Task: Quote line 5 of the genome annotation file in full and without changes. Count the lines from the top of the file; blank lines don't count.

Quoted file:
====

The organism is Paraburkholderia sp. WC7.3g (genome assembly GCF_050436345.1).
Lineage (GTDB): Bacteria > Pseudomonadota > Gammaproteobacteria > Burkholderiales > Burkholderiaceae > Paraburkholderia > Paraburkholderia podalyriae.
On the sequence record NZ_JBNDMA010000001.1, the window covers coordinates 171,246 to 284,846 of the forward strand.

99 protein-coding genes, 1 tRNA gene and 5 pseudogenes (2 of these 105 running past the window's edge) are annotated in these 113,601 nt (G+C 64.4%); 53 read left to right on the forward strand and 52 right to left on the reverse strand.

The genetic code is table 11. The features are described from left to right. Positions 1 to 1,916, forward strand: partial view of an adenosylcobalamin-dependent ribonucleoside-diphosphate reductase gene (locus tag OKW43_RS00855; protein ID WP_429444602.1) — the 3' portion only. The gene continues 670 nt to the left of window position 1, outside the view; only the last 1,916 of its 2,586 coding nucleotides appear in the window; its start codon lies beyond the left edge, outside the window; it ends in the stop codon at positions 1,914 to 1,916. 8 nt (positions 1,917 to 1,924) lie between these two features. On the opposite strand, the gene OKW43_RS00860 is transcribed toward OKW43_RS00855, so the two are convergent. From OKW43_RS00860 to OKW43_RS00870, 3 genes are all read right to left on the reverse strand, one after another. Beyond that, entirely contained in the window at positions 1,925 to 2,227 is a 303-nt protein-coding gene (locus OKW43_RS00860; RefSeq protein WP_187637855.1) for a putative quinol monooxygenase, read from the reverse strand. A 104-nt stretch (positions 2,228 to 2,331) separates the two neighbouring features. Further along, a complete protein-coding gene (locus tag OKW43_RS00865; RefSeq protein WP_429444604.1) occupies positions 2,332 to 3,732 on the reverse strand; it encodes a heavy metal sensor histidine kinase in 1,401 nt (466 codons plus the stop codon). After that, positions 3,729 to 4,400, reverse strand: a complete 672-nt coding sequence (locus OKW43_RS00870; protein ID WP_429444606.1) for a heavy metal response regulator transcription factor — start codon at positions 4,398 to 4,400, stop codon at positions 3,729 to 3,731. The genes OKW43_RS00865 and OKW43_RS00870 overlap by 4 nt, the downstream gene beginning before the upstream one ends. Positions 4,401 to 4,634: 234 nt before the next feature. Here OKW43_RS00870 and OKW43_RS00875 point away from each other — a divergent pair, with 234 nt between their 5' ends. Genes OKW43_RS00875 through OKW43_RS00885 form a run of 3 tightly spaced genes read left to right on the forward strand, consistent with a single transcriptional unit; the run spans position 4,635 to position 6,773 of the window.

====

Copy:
The genetic code is table 11. The features are described from left to right. Positions 1 to 1,916, forward strand: partial view of an adenosylcobalamin-dependent ribonucleoside-diphosphate reductase gene (locus tag OKW43_RS00855; protein ID WP_429444602.1) — the 3' portion only. The gene continues 670 nt to the left of window position 1, outside the view; only the last 1,916 of its 2,586 coding nucleotides appear in the window; its start codon lies beyond the left edge, outside the window; it ends in the stop codon at positions 1,914 to 1,916. 8 nt (positions 1,917 to 1,924) lie between these two features. On the opposite strand, the gene OKW43_RS00860 is transcribed toward OKW43_RS00855, so the two are convergent. From OKW43_RS00860 to OKW43_RS00870, 3 genes are all read right to left on the reverse strand, one after another. Beyond that, entirely contained in the window at positions 1,925 to 2,227 is a 303-nt protein-coding gene (locus OKW43_RS00860; RefSeq protein WP_187637855.1) for a putative quinol monooxygenase, read from the reverse strand. A 104-nt stretch (positions 2,228 to 2,331) separates the two neighbouring features. Further along, a complete protein-coding gene (locus tag OKW43_RS00865; RefSeq protein WP_429444604.1) occupies positions 2,332 to 3,732 on the reverse strand; it encodes a heavy metal sensor histidine kinase in 1,401 nt (466 codons plus the stop codon). After that, positions 3,729 to 4,400, reverse strand: a complete 672-nt coding sequence (locus OKW43_RS00870; protein ID WP_429444606.1) for a heavy metal response regulator transcription factor — start codon at positions 4,398 to 4,400, stop codon at positions 3,729 to 3,731. The genes OKW43_RS00865 and OKW43_RS00870 overlap by 4 nt, the downstream gene beginning before the upstream one ends. Positions 4,401 to 4,634: 234 nt before the next feature. Here OKW43_RS00870 and OKW43_RS00875 point away from each other — a divergent pair, with 234 nt between their 5' ends. Genes OKW43_RS00875 through OKW43_RS00885 form a run of 3 tightly spaced genes read left to right on the forward strand, consistent with a single transcriptional unit; the run spans position 4,635 to position 6,773 of the window.